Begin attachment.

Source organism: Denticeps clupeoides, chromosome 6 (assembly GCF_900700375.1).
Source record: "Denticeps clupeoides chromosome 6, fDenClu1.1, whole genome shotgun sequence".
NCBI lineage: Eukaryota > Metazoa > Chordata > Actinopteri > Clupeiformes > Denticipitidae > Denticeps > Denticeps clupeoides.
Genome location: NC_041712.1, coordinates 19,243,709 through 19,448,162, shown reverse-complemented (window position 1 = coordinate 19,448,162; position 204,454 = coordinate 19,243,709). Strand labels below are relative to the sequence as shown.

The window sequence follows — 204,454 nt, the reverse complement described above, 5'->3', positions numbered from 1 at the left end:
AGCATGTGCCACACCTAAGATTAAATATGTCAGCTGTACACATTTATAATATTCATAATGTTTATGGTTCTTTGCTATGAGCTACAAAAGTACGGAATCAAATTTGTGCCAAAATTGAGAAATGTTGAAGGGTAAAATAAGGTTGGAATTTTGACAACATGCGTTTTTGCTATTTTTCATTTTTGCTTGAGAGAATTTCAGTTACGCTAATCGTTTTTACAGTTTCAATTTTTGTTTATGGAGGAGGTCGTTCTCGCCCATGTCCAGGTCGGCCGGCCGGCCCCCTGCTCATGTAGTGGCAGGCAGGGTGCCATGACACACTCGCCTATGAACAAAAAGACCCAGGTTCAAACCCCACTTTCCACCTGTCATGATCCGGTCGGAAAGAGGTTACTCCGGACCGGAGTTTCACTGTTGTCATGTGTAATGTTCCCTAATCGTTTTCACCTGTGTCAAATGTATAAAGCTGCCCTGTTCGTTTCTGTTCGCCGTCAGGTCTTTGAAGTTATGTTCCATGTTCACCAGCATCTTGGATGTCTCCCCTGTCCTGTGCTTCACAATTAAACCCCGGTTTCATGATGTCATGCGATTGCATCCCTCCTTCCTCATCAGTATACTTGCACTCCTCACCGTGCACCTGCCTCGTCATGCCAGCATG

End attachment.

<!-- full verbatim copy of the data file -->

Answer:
Source organism: Denticeps clupeoides, chromosome 6 (assembly GCF_900700375.1).
Source record: "Denticeps clupeoides chromosome 6, fDenClu1.1, whole genome shotgun sequence".
NCBI lineage: Eukaryota > Metazoa > Chordata > Actinopteri > Clupeiformes > Denticipitidae > Denticeps > Denticeps clupeoides.
Genome location: NC_041712.1, coordinates 19,243,709 through 19,448,162, shown reverse-complemented (window position 1 = coordinate 19,448,162; position 204,454 = coordinate 19,243,709). Strand labels below are relative to the sequence as shown.

The window sequence follows — 204,454 nt, the reverse complement described above, 5'->3', positions numbered from 1 at the left end:
AGCATGTGCCACACCTAAGATTAAATATGTCAGCTGTACACATTTATAATATTCATAATGTTTATGGTTCTTTGCTATGAGCTACAAAAGTACGGAATCAAATTTGTGCCAAAATTGAGAAATGTTGAAGGGTAAAATAAGGTTGGAATTTTGACAACATGCGTTTTTGCTATTTTTCATTTTTGCTTGAGAGAATTTCAGTTACGCTAATCGTTTTTACAGTTTCAATTTTTGTTTATGGAGGAGGTCGTTCTCGCCCATGTCCAGGTCGGCCGGCCGGCCCCCTGCTCATGTAGTGGCAGGCAGGGTGCCATGACACACTCGCCTATGAACAAAAAGACCCAGGTTCAAACCCCACTTTCCACCTGTCATGATCCGGTCGGAAAGAGGTTACTCCGGACCGGAGTTTCACTGTTGTCATGTGTAATGTTCCCTAATCGTTTTCACCTGTGTCAAATGTATAAAGCTGCCCTGTTCGTTTCTGTTCGCCGTCAGGTCTTTGAAGTTATGTTCCATGTTCACCAGCATCTTGGATGTCTCCCCTGTCCTGTGCTTCACAATTAAACCCCGGTTTCATGATGTCATGCGATTGCATCCCTCCTTCCTCATCAGTATACTTGCACTCCTCACCGTGCACCTGCCTCGTCATGCCAGCATG